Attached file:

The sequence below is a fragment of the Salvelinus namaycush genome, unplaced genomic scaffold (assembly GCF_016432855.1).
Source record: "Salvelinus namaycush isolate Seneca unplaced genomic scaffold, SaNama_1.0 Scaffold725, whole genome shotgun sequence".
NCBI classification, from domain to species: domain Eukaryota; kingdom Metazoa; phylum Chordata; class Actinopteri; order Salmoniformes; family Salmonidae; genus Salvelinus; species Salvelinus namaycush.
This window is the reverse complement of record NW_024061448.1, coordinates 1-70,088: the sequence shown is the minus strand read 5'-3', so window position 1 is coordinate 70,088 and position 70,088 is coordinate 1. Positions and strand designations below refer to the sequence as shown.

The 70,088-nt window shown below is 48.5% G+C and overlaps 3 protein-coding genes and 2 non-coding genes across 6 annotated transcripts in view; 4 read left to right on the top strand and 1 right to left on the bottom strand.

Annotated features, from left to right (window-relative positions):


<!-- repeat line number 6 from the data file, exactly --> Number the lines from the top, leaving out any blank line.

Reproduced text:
Annotated features, from left to right (window-relative positions):